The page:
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Injury Prevention

How Text Neck Syndrome Can Affect Your Training

“Text Neck” is the modern, digital-age term to describe a repetitive stress syndrome caused by looking down at mobile devices.

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“How does ‘text neck’ affect tri, and what can I do to fix it?”

“Text Neck” is the modern, digital-age term to describe a repetitive stress syndrome caused by looking down at mobile devices. A Florida chiropractor named Dr. Dean L. Fishman coined the term in the mid-2000s when smartphones first appeared and already started taking their toll.

Headaches, neck, and shoulder pain are only a few of the common complaints associated with Text Neck Syndrome. These symptoms arise from increased pressure and muscle tension associated with a loss of neutral spine alignment. An average head weighs 10-13 pounds and is intended to sit above the shoulders in a neutral spine position. As the angle of exion increases when looking down at your device, the weight increases exponentially. In other words, looking down at a 30 degree angle, your head puts increased tension and pressure on the muscles supporting it.

Understanding what a neutral spine looks and feels like is the first step: Start in a standing position in front of a mirror, and practice pulling your chin in towards your spine, as if giving yourself a “double chin.” Be sure you are not causing more flexion by over-contracting these muscles—the contraction should be subtle. If you are having difficulty, pull your chin in all the way and then back off 20 percent. Ears should be over shoulders and shoulders over hips. From this position, draw your shoulder blades gently down and in towards your spine.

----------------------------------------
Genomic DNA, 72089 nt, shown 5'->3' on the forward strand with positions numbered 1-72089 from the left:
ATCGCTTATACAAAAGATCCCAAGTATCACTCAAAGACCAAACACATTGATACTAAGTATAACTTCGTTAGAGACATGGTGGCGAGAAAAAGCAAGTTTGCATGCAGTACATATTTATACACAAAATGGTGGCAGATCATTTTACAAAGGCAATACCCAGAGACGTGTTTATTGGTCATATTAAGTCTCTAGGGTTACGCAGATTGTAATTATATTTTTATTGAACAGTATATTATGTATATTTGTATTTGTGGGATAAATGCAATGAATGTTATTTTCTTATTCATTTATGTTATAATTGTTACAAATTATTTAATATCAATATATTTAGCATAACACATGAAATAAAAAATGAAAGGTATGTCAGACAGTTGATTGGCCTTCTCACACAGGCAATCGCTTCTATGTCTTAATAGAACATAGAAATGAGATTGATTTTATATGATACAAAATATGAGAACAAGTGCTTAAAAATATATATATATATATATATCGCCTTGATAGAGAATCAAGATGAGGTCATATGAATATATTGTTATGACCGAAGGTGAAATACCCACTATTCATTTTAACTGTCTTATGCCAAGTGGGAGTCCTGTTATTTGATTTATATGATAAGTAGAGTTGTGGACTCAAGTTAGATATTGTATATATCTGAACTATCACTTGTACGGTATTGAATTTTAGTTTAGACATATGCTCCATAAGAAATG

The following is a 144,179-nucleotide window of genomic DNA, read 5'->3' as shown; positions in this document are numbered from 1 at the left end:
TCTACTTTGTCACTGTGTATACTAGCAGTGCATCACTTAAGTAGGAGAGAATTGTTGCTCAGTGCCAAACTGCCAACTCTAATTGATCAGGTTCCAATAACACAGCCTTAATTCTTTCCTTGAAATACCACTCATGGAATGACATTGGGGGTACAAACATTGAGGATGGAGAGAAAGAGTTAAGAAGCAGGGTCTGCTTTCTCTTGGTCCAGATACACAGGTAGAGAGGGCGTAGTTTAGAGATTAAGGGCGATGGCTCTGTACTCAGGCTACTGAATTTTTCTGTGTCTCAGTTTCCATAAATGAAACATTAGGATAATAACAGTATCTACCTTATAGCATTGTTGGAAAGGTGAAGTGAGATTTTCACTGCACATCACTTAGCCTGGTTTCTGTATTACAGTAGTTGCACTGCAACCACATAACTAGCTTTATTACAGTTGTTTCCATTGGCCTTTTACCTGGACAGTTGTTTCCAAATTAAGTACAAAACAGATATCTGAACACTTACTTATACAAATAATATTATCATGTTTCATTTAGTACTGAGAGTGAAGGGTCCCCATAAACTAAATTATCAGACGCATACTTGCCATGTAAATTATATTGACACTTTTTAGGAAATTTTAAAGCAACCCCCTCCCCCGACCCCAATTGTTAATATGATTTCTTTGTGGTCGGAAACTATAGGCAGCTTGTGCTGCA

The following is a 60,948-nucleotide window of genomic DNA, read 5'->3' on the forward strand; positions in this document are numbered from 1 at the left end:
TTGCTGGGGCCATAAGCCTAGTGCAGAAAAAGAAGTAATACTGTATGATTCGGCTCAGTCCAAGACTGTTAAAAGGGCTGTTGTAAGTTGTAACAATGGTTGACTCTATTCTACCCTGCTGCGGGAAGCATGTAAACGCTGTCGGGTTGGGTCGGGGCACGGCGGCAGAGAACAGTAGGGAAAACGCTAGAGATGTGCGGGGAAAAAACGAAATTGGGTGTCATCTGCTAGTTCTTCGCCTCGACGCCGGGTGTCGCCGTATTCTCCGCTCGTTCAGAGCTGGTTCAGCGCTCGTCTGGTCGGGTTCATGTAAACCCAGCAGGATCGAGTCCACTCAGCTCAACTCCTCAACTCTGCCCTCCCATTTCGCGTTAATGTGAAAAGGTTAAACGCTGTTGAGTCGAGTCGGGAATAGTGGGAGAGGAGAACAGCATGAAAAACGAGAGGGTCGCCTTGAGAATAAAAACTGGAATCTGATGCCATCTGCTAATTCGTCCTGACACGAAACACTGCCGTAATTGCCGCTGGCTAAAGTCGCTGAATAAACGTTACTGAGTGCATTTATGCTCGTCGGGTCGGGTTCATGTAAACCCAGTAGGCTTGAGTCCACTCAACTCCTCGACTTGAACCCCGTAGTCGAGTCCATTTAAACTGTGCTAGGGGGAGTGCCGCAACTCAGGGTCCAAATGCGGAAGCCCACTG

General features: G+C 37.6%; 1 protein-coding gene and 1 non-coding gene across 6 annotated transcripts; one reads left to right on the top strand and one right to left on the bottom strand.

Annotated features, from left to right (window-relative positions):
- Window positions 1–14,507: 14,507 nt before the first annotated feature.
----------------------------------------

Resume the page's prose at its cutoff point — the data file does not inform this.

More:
Adapt this position to your swim, bike, and run. Other considerations to assist with achieving a neutral spine and beating text neck include a bike fit and increased hip mobility, especially for riding in the aero position.

RELATED: How to Eliminate Neck and Back Pain in the Aero Position

DIY Text-Neck Fixer

Start this exercise while on your back. Roll up a hand towel and place behind the curve of your neck. The towel should “fill out” your curve but not lift your head from the floor. Retract your chin as to press the back of your spine into the towel. This should be a 50-percent effort. Hold each contraction for 2-3 seconds. Perform 1-2 sets of 10 repetitions.

Dana Dambrauskas is a gold Ironman All-World Athlete, physical therapist, and owner of Transitions Physical Therapy in Lake Mary, Florida. Transitionsportspt.com

RELATED: You’re Not Crazy—Exercise-Induced Headaches Are a Real Thing